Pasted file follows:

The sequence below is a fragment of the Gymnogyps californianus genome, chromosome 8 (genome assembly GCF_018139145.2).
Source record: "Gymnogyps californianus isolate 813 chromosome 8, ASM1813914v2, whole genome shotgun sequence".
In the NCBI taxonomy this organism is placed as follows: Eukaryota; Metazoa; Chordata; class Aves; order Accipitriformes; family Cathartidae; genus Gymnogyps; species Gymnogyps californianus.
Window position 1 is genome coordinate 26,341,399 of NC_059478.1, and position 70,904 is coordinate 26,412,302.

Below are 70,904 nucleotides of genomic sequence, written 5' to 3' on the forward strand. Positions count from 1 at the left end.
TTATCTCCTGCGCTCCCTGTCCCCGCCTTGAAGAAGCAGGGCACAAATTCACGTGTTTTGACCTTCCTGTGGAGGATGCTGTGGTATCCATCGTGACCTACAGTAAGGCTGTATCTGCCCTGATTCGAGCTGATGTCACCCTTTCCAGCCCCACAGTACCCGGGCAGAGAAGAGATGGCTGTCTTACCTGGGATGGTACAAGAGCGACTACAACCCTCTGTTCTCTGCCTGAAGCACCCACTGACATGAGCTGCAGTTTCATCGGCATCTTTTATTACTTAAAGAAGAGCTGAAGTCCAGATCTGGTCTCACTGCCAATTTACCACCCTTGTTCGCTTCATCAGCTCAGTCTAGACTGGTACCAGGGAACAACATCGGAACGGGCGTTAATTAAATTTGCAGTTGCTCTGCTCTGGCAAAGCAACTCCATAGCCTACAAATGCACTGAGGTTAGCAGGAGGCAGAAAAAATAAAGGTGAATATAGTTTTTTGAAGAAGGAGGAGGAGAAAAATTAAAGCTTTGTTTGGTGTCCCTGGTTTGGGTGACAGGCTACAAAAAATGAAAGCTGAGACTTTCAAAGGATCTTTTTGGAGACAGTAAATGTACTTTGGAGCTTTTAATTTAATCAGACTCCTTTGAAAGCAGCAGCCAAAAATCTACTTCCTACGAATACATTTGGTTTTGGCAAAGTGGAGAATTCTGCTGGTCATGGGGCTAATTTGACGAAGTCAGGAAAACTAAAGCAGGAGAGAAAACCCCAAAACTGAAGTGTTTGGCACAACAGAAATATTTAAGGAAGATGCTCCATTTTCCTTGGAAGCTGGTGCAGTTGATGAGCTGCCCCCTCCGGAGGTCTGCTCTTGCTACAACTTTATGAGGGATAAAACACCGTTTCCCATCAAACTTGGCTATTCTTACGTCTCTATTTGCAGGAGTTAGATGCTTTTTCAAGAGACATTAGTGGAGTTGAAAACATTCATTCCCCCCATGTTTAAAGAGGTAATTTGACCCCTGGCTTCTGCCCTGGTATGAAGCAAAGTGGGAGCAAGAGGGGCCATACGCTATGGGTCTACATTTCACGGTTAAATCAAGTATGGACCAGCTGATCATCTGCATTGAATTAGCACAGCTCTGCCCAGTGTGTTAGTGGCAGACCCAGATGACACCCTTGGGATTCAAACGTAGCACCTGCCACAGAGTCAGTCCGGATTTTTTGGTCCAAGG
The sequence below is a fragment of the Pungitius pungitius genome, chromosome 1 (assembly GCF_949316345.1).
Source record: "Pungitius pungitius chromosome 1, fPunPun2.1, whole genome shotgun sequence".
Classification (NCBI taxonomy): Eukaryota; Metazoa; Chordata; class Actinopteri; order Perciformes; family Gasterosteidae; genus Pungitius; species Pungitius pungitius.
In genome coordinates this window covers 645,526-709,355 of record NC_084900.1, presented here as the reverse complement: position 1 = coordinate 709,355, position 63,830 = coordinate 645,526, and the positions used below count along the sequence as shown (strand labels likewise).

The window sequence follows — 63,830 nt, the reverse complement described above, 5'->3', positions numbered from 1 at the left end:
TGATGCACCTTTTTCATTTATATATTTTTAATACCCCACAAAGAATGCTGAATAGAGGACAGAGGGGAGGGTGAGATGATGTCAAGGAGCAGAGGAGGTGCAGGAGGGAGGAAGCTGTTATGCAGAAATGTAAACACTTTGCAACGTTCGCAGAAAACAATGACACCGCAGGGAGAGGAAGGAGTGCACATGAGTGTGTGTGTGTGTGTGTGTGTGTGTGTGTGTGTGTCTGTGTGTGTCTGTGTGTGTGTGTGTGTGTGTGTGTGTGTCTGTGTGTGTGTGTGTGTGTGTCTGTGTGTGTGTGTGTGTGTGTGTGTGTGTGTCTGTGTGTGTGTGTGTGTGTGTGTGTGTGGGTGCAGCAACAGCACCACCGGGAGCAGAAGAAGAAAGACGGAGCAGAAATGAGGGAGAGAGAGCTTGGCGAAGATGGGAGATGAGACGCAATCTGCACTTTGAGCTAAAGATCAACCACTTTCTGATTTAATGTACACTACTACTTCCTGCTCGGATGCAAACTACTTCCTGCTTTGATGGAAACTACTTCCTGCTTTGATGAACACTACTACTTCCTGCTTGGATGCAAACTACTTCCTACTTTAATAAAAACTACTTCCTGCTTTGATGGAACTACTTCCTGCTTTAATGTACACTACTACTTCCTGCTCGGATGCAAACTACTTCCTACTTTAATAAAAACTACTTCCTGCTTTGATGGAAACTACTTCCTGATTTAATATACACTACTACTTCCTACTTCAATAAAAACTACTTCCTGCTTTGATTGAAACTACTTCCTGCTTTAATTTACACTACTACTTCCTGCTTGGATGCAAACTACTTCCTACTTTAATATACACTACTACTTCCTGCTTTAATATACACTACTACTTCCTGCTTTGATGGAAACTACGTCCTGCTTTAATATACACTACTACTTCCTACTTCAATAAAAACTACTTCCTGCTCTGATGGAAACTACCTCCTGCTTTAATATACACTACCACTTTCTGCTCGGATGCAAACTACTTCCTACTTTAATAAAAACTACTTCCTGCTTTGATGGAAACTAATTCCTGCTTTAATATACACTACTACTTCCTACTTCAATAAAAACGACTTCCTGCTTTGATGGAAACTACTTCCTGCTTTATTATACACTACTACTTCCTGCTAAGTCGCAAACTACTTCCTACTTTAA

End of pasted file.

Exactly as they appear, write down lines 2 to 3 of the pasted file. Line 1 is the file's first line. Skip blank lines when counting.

Source record: "Gymnogyps californianus isolate 813 chromosome 8, ASM1813914v2, whole genome shotgun sequence".
In the NCBI taxonomy this organism is placed as follows: Eukaryota; Metazoa; Chordata; class Aves; order Accipitriformes; family Cathartidae; genus Gymnogyps; species Gymnogyps californianus.